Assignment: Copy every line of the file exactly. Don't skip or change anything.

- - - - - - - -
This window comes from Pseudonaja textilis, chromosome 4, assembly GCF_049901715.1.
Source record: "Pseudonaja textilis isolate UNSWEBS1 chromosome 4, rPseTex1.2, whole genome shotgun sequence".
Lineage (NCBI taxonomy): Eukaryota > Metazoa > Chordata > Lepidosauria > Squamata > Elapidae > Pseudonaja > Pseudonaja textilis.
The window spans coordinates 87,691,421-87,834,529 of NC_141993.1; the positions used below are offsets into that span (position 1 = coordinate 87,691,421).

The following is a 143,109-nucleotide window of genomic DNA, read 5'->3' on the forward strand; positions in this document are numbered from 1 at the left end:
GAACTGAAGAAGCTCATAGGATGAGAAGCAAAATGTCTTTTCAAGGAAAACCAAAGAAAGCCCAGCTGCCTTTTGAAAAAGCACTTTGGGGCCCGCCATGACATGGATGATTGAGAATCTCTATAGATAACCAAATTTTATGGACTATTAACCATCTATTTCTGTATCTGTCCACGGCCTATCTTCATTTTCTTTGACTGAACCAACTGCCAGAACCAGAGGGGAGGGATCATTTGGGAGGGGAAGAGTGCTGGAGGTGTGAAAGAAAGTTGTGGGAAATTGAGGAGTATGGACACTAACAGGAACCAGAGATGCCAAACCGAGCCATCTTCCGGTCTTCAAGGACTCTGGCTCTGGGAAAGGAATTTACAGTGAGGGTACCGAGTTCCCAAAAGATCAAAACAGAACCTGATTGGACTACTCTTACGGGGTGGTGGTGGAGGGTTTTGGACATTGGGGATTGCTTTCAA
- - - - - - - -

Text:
This window comes from Pseudonaja textilis, chromosome 4, assembly GCF_049901715.1.
Source record: "Pseudonaja textilis isolate UNSWEBS1 chromosome 4, rPseTex1.2, whole genome shotgun sequence".
Lineage (NCBI taxonomy): Eukaryota > Metazoa > Chordata > Lepidosauria > Squamata > Elapidae > Pseudonaja > Pseudonaja textilis.
The window spans coordinates 87,691,421-87,834,529 of NC_141993.1; the positions used below are offsets into that span (position 1 = coordinate 87,691,421).

The following is a 143,109-nucleotide window of genomic DNA, read 5'->3' on the forward strand; positions in this document are numbered from 1 at the left end:
GAACTGAAGAAGCTCATAGGATGAGAAGCAAAATGTCTTTTCAAGGAAAACCAAAGAAAGCCCAGCTGCCTTTTGAAAAAGCACTTTGGGGCCCGCCATGACATGGATGATTGAGAATCTCTATAGATAACCAAATTTTATGGACTATTAACCATCTATTTCTGTATCTGTCCACGGCCTATCTTCATTTTCTTTGACTGAACCAACTGCCAGAACCAGAGGGGAGGGATCATTTGGGAGGGGAAGAGTGCTGGAGGTGTGAAAGAAAGTTGTGGGAAATTGAGGAGTATGGACACTAACAGGAACCAGAGATGCCAAACCGAGCCATCTTCCGGTCTTCAAGGACTCTGGCTCTGGGAAAGGAATTTACAGTGAGGGTACCGAGTTCCCAAAAGATCAAAACAGAACCTGATTGGACTACTCTTACGGGGTGGTGGTGGAGGGTTTTGGACATTGGGGATTGCTTTCAA